Earlier this week the threat of intervention by the BOJ and the actual intervention by the RBA caused the AUD to appreciate. Some renewed fait in global equities saw investors seek higher yielding currencies. Currently the AUD$ risk appetite and equities go hand in hand, fundamentals are of no concern. Australia’s inflation rate may limit the RBA to cut borrowing costs as deeply as previously expected, which depending on how equities react may be short term positive for the currency (0.6758).

Crude is higher O/N ($69.08 up +158c). Crude remained better bid on signs that global credit markets are beginning to work and Cbanks slashing rates may help revive demand (China, Norway). Oil has managed to pick itself up off the floor and has rebound nicely from its 17-month low achieved earlier this week. Other variables have also provided some traction, global equities advancing and OPEC threatening to meet again before Dec. OPEC earlier this week indicated that they may call a new meeting if prices fail to react to the -1.5m barrel-a-day output cut it announced last week. The initial cut in production will commence on Nov. 1st. With the greenback paring recent gains has also contributed to commodities rise. Of late growth fears had outweighed any cut in production. OPEC still produces over 40% of the world’s oil, but there are doubts that they can cut much more, the members also need cash, just like most economies do. So do not be surprised to see some members not adhere to future cut quotas. The EIA report yesterday showed that US inventories of crude oil and distillate fuel rose last week. Crude oil stocks climbed +493k barrels to +311.9m barrels w/w vs. a +1.55m barrel gain. Distillate inventories rose +2.33m barrels to 126.6m barrels vs. an increase of +1.05m barrels. While gas stockpiles dropped -1.51m barrels to +195m, (1st decline in 5-weeks). Overall a bullish report as inventories rose less than anticipated. But, sluggish demand continues to be the catalyst for rising inventories. Gold continues it climb ($772) as the ‘greenback’ fell vs. the EUR, thus boosting demand for the ‘yellow metal’ as an alternative investment.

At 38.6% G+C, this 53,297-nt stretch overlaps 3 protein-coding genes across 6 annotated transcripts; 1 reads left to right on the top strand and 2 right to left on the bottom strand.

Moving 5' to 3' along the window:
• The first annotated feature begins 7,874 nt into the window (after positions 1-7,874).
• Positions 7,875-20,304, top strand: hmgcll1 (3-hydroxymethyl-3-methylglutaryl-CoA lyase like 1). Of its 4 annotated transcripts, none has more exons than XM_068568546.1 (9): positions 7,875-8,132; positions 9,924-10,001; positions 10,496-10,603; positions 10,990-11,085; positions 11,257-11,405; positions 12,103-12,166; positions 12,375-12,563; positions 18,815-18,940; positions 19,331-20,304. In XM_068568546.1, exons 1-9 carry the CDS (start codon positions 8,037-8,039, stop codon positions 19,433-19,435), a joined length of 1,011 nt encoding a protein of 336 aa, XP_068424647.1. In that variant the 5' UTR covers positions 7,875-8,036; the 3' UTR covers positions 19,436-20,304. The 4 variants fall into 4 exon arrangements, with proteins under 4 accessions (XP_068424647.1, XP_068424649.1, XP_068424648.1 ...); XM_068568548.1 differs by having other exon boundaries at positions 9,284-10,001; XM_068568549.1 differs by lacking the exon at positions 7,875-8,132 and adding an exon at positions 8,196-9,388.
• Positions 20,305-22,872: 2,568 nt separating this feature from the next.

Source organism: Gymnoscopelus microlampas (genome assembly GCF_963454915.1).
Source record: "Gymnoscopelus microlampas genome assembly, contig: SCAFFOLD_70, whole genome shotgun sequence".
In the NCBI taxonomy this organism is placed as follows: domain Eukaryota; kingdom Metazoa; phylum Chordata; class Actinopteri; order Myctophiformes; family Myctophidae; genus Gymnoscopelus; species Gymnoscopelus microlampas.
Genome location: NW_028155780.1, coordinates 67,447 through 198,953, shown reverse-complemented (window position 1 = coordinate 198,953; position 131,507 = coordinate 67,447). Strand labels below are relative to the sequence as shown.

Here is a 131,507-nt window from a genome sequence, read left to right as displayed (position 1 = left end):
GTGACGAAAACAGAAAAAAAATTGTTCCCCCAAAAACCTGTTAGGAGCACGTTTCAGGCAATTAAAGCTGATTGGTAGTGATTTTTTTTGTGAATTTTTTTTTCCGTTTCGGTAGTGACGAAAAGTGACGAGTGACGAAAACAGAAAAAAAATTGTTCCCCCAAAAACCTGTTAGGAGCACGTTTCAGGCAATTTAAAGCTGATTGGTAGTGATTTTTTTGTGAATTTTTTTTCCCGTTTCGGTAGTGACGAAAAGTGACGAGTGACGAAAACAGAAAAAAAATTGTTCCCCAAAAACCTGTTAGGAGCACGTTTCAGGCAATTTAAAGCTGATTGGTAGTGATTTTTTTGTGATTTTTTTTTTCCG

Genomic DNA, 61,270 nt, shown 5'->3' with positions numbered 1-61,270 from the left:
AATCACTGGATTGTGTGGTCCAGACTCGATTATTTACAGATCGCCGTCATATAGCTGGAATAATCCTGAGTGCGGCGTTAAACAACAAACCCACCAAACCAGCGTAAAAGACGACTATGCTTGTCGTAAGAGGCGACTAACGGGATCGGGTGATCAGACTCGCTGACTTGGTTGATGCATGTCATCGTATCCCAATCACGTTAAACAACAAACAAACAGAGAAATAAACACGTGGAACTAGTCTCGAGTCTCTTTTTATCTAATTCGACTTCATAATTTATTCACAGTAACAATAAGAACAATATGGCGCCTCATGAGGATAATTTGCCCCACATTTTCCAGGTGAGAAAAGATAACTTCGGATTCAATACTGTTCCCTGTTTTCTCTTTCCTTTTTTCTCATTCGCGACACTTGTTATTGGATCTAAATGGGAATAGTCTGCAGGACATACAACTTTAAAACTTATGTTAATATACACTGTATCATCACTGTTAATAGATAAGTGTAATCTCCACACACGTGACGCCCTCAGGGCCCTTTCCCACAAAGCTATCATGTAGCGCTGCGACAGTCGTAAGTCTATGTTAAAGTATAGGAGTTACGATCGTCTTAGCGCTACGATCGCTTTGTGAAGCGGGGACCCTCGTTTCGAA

The Nikkei closed 9,029 up +817. The DAX index in Europe was at 4,923 up +114; the FTSE (UK) currently is 4,244 up +3. The early call for the open of key US indices is higher. The 10-year Treasury yields eased 5bp yesterday (3.85%) and another 5bp O/N (3.90%). Traders began cheapening up the US yield curve after officials indicated that the Governments funding needs are ‘unprecedented’. Medium to longer term debt finally managed to give up the most in 2-weeks as equities found some positive traction after the Fed ease. Global equities and some risk taking have FI underperforming. Expect traders to once again cheapen up the curve ahead of the 5-year auction this afternoon.

This article is for general information purposes only. It is not investment advice or a solution to buy or sell securities. Opinions are the authors; not necessarily that of OANDA Corporation or any of its affiliates, subsidiaries, officers or directors. Leveraged trading is high risk and not suitable for all. You could lose all of your deposited funds.

Dean Popplewell

Dean Popplewell

Vice-President of Market Analysis at MarketPulse
Dean Popplewell has nearly two decades of experience trading currencies and fixed income instruments. He has a deep understanding of market fundamentals and the impact of global events on capital markets. He is respected among professional traders for his skilled analysis and career history as global head of trading for firms such as Scotia Capital and BMO Nesbitt Burns. Since joining OANDA in 2006, Dean has played an instrumental role in driving awareness of the forex market as an emerging asset class for retail investors, as well as providing expert counsel to a number of internal teams on how to best serve clients and industry stakeholders.
Dean Popplewell